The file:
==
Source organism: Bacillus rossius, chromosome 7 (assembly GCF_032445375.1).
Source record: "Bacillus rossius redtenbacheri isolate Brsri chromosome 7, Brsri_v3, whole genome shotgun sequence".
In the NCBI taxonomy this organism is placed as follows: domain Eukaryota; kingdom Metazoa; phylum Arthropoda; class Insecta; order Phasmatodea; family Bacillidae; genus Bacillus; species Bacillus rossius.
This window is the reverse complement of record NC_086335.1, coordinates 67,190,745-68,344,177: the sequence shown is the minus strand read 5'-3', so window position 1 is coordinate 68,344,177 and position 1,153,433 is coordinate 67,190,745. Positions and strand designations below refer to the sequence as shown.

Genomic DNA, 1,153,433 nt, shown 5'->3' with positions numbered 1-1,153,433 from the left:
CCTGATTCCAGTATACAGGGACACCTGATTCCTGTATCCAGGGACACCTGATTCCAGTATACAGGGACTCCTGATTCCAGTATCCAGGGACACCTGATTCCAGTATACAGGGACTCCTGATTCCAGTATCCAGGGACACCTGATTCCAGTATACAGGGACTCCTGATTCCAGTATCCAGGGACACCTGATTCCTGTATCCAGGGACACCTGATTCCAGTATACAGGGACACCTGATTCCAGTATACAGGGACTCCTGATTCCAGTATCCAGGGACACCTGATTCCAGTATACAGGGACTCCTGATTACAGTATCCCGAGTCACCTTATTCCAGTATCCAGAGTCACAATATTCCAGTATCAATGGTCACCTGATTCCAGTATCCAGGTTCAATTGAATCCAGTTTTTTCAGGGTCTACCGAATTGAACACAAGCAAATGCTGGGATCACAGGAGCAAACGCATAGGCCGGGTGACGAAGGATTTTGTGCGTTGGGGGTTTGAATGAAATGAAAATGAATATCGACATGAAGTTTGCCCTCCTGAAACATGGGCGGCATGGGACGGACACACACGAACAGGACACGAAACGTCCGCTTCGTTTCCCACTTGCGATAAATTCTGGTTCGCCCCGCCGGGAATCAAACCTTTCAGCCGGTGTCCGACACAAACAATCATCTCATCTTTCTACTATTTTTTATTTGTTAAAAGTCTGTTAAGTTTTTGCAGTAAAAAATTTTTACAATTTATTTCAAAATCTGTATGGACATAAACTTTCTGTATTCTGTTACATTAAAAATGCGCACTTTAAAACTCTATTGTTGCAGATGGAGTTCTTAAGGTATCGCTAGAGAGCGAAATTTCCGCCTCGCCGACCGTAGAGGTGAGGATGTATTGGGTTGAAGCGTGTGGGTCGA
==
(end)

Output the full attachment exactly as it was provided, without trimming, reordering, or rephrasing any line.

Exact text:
Source organism: Bacillus rossius, chromosome 7 (assembly GCF_032445375.1).
Source record: "Bacillus rossius redtenbacheri isolate Brsri chromosome 7, Brsri_v3, whole genome shotgun sequence".
In the NCBI taxonomy this organism is placed as follows: domain Eukaryota; kingdom Metazoa; phylum Arthropoda; class Insecta; order Phasmatodea; family Bacillidae; genus Bacillus; species Bacillus rossius.
This window is the reverse complement of record NC_086335.1, coordinates 67,190,745-68,344,177: the sequence shown is the minus strand read 5'-3', so window position 1 is coordinate 68,344,177 and position 1,153,433 is coordinate 67,190,745. Positions and strand designations below refer to the sequence as shown.

Genomic DNA, 1,153,433 nt, shown 5'->3' with positions numbered 1-1,153,433 from the left:
CCTGATTCCAGTATACAGGGACACCTGATTCCTGTATCCAGGGACACCTGATTCCAGTATACAGGGACTCCTGATTCCAGTATCCAGGGACACCTGATTCCAGTATACAGGGACTCCTGATTCCAGTATCCAGGGACACCTGATTCCAGTATACAGGGACTCCTGATTCCAGTATCCAGGGACACCTGATTCCTGTATCCAGGGACACCTGATTCCAGTATACAGGGACACCTGATTCCAGTATACAGGGACTCCTGATTCCAGTATCCAGGGACACCTGATTCCAGTATACAGGGACTCCTGATTACAGTATCCCGAGTCACCTTATTCCAGTATCCAGAGTCACAATATTCCAGTATCAATGGTCACCTGATTCCAGTATCCAGGTTCAATTGAATCCAGTTTTTTCAGGGTCTACCGAATTGAACACAAGCAAATGCTGGGATCACAGGAGCAAACGCATAGGCCGGGTGACGAAGGATTTTGTGCGTTGGGGGTTTGAATGAAATGAAAATGAATATCGACATGAAGTTTGCCCTCCTGAAACATGGGCGGCATGGGACGGACACACACGAACAGGACACGAAACGTCCGCTTCGTTTCCCACTTGCGATAAATTCTGGTTCGCCCCGCCGGGAATCAAACCTTTCAGCCGGTGTCCGACACAAACAATCATCTCATCTTTCTACTATTTTTTATTTGTTAAAAGTCTGTTAAGTTTTTGCAGTAAAAAATTTTTACAATTTATTTCAAAATCTGTATGGACATAAACTTTCTGTATTCTGTTACATTAAAAATGCGCACTTTAAAACTCTATTGTTGCAGATGGAGTTCTTAAGGTATCGCTAGAGAGCGAAATTTCCGCCTCGCCGACCGTAGAGGTGAGGATGTATTGGGTTGAAGCGTGTGGGTCGA